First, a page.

2007 Schools Wikipedia Selection. Related subjects: Dinosaurs

Fossil range: mid Cretaceous

Scientific classification
Kingdom: Animalia
Phylum: Chordata
Class: Sauropsida
Superorder: Dinosauria
Order: Saurischia
Suborder: Theropoda
Superfamily: Megalosauroidea
Family: Spinosauridae
Genus: Spinosaurus
Stromer, 1915
  • S. aegyptiacus ( type)
  • ?S. marocannus

Spinosaurus (meaning 'spine lizard') was a theropod dinosaur genus that lived in what is now Egypt, from the Albian to early Cenomanian stages of the Cretaceous Period, about 95 to 93 million years ago. According to a study by dal Sasso et al. (2006), it was the largest of all carnivorous dinosaurs by a significant margin, even larger than Tyrannosaurus rex and Giganotosaurus. Spinosaurus was the longest theropod, measuring 15 to 17.4 metres (49.2 to 57.1 feet) long and standing at 5 to 6 metres (16 to 20 feet) in height. Spinosaurus reached weights up to 9 tons.

The distinctive spines of these animals (large bones extending from the vertebrae) grew up to 2 m (6.6ft) long and were likely to have had skin stretching between them, forming a sail-like structure, although some have suggested they were covered in muscle and formed a hump or ridge.

Spinosaurus provides the name of a family of dinosaurs, the Spinosauridae, of which other members include Angaturama (probably synonymous with Irritator), Baryonyx, Irritator, Suchomimus, and Siamosaurus.


Although Spinosaurus is well-known to dinosaur enthusiasts due to its unusual features, it is mostly known from remains that have been destroyed, aside from a few more recently discovered teeth and skull elements. Jaw and skull material published in 2006 show that it had one of the longest skulls of any carnivorous dinosaur, estimated by dal Sasso et al. at about 175 cm (5.7 ft).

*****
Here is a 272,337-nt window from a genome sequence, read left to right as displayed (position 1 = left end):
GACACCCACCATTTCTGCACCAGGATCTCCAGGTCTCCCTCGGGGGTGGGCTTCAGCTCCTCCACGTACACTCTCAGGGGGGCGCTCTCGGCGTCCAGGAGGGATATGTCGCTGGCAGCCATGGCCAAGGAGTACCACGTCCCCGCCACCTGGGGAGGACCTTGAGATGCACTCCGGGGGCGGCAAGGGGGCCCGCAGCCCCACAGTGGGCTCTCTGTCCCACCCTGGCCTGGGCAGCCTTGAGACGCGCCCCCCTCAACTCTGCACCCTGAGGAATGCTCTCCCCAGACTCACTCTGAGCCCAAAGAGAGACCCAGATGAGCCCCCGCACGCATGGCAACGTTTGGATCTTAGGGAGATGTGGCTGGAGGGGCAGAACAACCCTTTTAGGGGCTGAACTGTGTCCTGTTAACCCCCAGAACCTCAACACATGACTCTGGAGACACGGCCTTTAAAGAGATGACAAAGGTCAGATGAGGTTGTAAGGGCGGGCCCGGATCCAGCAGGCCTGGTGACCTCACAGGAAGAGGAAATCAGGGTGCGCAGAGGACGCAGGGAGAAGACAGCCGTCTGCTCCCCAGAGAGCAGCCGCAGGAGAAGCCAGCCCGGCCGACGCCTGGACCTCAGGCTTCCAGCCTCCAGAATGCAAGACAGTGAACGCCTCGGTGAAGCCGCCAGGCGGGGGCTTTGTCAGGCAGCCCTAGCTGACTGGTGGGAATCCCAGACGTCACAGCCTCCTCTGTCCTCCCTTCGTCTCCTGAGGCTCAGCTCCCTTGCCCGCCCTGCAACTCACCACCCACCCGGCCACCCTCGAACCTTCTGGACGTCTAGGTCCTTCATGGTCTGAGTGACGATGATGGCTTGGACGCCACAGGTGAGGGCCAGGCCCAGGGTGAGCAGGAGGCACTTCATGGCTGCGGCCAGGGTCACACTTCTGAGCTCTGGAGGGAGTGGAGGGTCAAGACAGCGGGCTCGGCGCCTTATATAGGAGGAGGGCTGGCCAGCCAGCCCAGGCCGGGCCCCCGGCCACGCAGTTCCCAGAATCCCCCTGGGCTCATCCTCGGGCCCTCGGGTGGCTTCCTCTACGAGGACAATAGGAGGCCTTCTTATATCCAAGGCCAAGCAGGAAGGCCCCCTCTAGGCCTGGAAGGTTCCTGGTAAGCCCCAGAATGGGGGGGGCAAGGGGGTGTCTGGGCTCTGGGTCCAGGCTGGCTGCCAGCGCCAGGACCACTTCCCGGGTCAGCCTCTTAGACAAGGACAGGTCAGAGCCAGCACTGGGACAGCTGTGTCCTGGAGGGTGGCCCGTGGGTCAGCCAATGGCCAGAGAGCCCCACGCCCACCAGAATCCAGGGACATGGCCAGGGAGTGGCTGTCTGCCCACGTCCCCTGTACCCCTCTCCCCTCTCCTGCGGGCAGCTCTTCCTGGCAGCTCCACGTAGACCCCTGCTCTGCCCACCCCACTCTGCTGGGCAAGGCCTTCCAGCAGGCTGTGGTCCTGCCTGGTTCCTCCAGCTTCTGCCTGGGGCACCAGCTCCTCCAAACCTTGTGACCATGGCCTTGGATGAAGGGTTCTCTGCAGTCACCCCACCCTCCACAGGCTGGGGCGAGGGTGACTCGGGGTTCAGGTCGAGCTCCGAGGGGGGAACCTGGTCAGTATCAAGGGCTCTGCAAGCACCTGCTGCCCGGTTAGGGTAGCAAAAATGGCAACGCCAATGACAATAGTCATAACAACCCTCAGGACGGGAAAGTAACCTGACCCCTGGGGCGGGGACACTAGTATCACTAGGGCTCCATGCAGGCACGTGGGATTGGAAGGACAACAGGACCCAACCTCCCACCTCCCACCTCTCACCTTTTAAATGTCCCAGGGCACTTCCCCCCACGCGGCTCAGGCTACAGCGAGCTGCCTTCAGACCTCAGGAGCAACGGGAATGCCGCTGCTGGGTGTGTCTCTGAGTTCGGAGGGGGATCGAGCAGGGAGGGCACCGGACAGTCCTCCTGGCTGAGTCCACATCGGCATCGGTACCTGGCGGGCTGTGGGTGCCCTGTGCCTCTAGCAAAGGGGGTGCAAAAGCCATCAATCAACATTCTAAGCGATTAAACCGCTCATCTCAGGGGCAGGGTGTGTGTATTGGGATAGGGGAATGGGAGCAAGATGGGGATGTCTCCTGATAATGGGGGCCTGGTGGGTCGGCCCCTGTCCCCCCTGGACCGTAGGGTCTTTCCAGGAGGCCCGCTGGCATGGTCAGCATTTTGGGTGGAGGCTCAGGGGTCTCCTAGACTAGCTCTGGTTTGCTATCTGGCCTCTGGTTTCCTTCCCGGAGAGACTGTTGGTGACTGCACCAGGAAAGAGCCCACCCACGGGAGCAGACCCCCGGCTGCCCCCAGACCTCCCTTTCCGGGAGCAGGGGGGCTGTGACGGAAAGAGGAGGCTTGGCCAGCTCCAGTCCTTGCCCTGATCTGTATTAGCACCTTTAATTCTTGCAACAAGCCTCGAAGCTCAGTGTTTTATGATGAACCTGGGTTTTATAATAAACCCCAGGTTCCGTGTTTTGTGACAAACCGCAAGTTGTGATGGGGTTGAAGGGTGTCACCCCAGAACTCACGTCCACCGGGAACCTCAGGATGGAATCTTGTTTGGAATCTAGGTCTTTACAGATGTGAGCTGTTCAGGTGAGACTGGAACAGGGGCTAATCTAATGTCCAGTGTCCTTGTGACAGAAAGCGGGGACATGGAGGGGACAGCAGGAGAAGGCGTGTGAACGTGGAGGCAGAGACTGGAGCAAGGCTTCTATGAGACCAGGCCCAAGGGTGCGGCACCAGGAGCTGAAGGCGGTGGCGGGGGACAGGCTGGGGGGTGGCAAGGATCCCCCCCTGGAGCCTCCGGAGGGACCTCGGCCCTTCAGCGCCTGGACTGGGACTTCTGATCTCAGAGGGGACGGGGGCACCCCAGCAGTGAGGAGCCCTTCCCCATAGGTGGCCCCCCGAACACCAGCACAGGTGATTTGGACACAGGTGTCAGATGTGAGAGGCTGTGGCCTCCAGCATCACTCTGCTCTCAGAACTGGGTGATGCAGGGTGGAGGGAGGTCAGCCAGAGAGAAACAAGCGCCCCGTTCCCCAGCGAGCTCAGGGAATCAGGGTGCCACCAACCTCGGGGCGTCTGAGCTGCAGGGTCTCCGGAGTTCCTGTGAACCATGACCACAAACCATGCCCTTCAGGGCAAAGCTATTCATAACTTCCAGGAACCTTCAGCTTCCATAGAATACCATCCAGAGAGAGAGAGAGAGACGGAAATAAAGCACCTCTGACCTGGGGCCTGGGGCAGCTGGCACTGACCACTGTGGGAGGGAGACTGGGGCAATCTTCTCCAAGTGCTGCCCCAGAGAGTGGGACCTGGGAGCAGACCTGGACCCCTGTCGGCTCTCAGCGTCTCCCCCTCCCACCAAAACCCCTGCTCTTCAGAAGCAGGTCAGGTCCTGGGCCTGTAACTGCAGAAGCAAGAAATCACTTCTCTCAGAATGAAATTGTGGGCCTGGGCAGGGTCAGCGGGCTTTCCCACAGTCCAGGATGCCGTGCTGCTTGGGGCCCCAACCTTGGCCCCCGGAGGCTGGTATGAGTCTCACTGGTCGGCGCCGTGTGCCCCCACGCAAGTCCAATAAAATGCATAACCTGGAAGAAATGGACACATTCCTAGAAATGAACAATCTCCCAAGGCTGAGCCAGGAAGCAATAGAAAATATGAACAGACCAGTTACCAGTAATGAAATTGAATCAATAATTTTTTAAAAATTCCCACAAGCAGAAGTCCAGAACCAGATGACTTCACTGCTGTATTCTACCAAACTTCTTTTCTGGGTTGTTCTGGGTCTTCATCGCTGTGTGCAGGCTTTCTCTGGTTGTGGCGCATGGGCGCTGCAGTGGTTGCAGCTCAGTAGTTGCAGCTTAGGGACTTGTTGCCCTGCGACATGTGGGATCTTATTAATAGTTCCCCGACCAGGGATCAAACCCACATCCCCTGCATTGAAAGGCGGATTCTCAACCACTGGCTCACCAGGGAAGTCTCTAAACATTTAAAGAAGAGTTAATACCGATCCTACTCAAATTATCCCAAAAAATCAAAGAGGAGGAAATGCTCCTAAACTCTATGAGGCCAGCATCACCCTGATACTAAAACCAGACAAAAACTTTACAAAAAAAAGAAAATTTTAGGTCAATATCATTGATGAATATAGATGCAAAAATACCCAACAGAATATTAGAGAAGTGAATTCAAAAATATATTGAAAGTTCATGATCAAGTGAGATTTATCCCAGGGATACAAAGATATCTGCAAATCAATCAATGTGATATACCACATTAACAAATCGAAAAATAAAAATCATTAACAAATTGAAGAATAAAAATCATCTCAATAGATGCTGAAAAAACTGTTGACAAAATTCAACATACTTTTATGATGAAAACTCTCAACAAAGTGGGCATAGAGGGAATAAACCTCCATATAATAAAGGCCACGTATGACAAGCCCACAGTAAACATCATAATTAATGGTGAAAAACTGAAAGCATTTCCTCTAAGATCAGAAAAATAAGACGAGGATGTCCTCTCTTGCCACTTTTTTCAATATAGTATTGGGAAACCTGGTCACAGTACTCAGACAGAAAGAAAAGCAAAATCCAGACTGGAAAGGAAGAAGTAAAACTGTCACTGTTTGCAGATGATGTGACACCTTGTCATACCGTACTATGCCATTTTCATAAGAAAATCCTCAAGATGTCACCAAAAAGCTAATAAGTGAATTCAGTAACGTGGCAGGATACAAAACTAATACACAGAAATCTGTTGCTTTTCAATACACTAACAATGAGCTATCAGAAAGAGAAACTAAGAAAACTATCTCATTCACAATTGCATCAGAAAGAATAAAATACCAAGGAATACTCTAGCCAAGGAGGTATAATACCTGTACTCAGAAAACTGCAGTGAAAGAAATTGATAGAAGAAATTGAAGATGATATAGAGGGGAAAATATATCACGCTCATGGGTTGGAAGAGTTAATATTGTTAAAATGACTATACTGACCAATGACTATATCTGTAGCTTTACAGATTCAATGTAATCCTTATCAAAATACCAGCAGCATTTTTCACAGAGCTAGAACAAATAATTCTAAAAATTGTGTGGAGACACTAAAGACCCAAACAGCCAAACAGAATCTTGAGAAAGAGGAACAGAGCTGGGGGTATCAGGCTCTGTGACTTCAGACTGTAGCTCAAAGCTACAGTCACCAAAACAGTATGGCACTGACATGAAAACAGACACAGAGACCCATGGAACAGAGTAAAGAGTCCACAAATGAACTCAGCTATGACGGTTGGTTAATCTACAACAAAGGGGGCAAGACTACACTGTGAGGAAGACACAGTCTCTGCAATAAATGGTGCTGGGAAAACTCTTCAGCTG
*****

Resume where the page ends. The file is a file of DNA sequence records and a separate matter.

Originally found in the Bahariya Valley of Egypt in 1912, it was named by German paleontologist Ernst Stromer in 1915. Some of the fossils were damaged during transport back to the Deutsches Museum, Munich, Germany and the remaining bones were completely lost due to Allied bombing in 1944.

Aside from its 'sail', notable characteristics of Spinosaurus include:

  • A long, narrow snout, similar to other Spinosaurids and, like them, filled with conical teeth.
  • One enlarged, hook-like claw on each of its front limbs, perhaps for catching fish.
  • Relatively short legs and long 'arms', leading some paleontologists to suggest it may have been quadrupedal, rather than strictly bipedal (though it was undoubtedly capable of at least facultative bipedality).

Much of this is speculation based on Baryonyx and other spinosaurids, as no limb material has ever been attributed to Spinosaurus itself.

Since its discovery, Spinosaurus has held the record for longest, and possibly largest, theropod dinosaur (though this fact did not reach the public consciousness until its depiction in the film Jurassic Park III and the description of a new specimen in 2006). Both Huene (1926) and Glut (1982) listed it as the most massive theropod in their surveys, at upwards of 6 tons in weight and 15 meters (50 feet) in length. Paul (1988) also listed it as the longest theropod at 15 meters (50 feet), but gave a lower mass estimate. The most recent estimates, based on new specimens described by dal Sasso et al. (2006), list Spinosaurus at 16 - 18 metres (53.3 to 60 feet) long and 7.5 - 9 tons in weight. At least one survey, as-yet unpublished, suggest that Spinosaurus reached sizes of 12 - 19 tons in weight. These high-end weight estimates are based on the fact that the vertebrae of Spinosaurus are unusually massive compared to theropods of comparable size (implying an extremely large overall mass), and that the holotype specimens are apparently sub-adult.